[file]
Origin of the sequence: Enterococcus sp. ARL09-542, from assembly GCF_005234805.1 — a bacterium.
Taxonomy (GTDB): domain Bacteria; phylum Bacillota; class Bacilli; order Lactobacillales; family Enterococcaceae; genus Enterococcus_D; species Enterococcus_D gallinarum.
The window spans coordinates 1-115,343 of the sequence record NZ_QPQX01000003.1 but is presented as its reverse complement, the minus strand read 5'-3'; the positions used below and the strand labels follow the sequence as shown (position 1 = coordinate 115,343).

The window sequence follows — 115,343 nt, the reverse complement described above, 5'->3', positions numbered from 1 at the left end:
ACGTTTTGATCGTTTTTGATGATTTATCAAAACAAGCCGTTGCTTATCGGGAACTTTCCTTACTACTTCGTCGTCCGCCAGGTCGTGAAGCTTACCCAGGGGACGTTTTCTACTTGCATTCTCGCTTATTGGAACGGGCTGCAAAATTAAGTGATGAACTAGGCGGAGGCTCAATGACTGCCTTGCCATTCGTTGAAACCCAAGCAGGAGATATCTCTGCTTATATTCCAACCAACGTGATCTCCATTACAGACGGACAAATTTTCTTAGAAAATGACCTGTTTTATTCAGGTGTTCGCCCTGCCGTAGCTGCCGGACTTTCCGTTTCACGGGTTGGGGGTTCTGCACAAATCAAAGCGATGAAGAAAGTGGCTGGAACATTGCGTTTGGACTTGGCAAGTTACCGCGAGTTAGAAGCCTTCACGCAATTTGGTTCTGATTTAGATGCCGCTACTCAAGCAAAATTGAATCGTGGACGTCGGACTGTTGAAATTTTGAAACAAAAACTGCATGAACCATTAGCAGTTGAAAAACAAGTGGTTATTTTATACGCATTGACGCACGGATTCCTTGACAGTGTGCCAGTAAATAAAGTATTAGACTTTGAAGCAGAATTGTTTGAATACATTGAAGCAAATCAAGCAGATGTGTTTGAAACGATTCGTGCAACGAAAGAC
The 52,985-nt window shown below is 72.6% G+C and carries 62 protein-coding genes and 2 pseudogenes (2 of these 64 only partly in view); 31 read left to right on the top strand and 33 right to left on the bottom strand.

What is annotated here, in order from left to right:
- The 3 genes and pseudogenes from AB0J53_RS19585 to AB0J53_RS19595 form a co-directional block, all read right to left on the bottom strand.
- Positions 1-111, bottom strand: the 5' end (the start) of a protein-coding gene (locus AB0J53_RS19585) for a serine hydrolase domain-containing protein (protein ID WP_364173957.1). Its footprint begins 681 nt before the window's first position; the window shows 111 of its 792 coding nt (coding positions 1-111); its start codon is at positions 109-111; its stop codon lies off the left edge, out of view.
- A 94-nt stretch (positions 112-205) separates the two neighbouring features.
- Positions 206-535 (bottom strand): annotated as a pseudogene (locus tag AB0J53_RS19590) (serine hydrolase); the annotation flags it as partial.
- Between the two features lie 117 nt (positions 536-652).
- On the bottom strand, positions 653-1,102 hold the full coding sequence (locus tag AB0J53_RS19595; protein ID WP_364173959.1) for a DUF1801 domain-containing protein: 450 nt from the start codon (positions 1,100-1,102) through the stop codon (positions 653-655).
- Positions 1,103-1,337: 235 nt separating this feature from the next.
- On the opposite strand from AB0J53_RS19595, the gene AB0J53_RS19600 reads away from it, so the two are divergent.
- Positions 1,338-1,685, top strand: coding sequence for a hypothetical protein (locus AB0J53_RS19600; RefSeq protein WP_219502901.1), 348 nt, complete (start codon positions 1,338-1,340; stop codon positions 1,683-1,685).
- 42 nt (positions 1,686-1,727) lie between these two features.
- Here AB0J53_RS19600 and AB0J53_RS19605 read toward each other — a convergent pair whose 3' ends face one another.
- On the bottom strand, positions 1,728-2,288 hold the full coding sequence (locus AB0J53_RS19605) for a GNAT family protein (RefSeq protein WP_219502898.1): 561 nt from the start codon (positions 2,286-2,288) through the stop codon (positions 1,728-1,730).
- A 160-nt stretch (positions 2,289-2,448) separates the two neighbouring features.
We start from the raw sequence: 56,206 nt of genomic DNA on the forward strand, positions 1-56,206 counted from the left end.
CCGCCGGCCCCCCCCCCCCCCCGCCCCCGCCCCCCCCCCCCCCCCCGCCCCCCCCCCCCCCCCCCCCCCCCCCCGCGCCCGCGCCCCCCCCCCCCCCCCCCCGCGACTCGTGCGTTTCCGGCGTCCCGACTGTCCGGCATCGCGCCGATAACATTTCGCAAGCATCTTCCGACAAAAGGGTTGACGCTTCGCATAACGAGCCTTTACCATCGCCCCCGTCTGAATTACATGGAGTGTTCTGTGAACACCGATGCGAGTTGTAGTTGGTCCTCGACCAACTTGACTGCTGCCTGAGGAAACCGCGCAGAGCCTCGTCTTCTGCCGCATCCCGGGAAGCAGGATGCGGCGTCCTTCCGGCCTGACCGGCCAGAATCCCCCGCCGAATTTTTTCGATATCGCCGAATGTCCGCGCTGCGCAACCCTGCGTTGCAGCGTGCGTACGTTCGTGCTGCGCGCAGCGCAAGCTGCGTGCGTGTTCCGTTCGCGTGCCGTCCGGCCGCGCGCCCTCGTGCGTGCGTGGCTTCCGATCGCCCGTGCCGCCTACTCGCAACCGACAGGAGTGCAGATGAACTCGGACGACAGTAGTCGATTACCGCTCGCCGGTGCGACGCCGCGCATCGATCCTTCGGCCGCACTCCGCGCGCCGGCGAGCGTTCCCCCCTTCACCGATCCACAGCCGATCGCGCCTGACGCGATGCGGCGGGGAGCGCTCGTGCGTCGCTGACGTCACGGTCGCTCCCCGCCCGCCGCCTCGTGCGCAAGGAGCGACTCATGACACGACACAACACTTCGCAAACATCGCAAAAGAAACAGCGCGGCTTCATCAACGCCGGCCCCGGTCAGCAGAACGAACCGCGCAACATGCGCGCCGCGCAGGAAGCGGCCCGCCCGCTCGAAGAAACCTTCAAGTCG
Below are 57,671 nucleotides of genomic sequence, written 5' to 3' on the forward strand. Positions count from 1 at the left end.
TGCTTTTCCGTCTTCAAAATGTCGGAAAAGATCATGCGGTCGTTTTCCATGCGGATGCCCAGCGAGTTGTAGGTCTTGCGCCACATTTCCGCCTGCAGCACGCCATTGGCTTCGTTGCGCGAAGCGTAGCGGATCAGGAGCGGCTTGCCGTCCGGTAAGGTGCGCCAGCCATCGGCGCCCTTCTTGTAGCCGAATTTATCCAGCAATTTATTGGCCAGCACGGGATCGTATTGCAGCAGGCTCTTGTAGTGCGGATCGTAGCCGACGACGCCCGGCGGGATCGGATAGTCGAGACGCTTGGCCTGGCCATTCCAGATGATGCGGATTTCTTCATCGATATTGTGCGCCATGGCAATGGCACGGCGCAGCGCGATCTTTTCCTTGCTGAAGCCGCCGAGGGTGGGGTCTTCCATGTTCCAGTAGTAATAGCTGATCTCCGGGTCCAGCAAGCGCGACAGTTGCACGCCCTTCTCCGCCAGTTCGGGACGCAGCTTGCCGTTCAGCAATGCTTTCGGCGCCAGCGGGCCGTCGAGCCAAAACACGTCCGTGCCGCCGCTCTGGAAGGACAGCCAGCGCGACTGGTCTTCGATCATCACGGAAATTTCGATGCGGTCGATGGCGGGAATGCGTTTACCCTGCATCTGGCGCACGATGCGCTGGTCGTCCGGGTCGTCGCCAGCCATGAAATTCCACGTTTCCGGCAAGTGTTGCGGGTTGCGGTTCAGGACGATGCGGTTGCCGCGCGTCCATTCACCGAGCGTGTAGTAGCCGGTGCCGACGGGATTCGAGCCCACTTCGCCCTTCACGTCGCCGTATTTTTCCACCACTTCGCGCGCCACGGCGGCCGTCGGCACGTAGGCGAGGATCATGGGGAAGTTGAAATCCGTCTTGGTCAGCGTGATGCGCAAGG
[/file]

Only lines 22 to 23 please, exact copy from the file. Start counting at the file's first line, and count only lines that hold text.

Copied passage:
CCGCCGGCCCCCCCCCCCCCCCGCCCCCGCCCCCCCCCCCCCCCCCGCCCCCCCCCCCCCCCCCCCCCCCCCCCGCGCCCGCGCCCCCCCCCCCCCCCCCCCGCGACTCGTGCGTTTCCGGCGTCCCGACTGTCCGGCATCGCGCCGATAACATTTCGCAAGCATCTTCCGACAAAAGGGTTGACGCTTCGCATAACGAGCCTTTACCATCGCCCCCGTCTGAATTACATGGAGTGTTCTGTGAACACCGATGCGAGTTGTAGTTGGTCCTCGACCAACTTGACTGCTGCCTGAGGAAACCGCGCAGAGCCTCGTCTTCTGCCGCATCCCGGGAAGCAGGATGCGGCGTCCTTCCGGCCTGACCGGCCAGAATCCCCCGCCGAATTTTTTCGATATCGCCGAATGTCCGCGCTGCGCAACCCTGCGTTGCAGCGTGCGTACGTTCGTGCTGCGCGCAGCGCAAGCTGCGTGCGTGTTCCGTTCGCGTGCCGTCCGGCCGCGCGCCCTCGTGCGTGCGTGGCTTCCGATCGCCCGTGCCGCCTACTCGCAACCGACAGGAGTGCAGATGAACTCGGACGACAGTAGTCGATTACCGCTCGCCGGTGCGACGCCGCGCATCGATCCTTCGGCCGCACTCCGCGCGCCGGCGAGCGTTCCCCCCTTCACCGATCCACAGCCGATCGCGCCTGACGCGATGCGGCGGGGAGCGCTCGTGCGTCGCTGACGTCACGGTCGCTCCCCGCCCGCCGCCTCGTGCGCAAGGAGCGACTCATGACACGACACAACACTTCGCAAACATCGCAAAAGAAACAGCGCGGCTTCATCAACGCCGGCCCCGGTCAGCAGAACGAACCGCGCAACATGCGCGCCGCGCAGGAAGCGGCCCGCCCGCTCGAAGAAACCTTCAAGTCG
Below are 57,671 nucleotides of genomic sequence, written 5' to 3' on the forward strand. Positions count from 1 at the left end.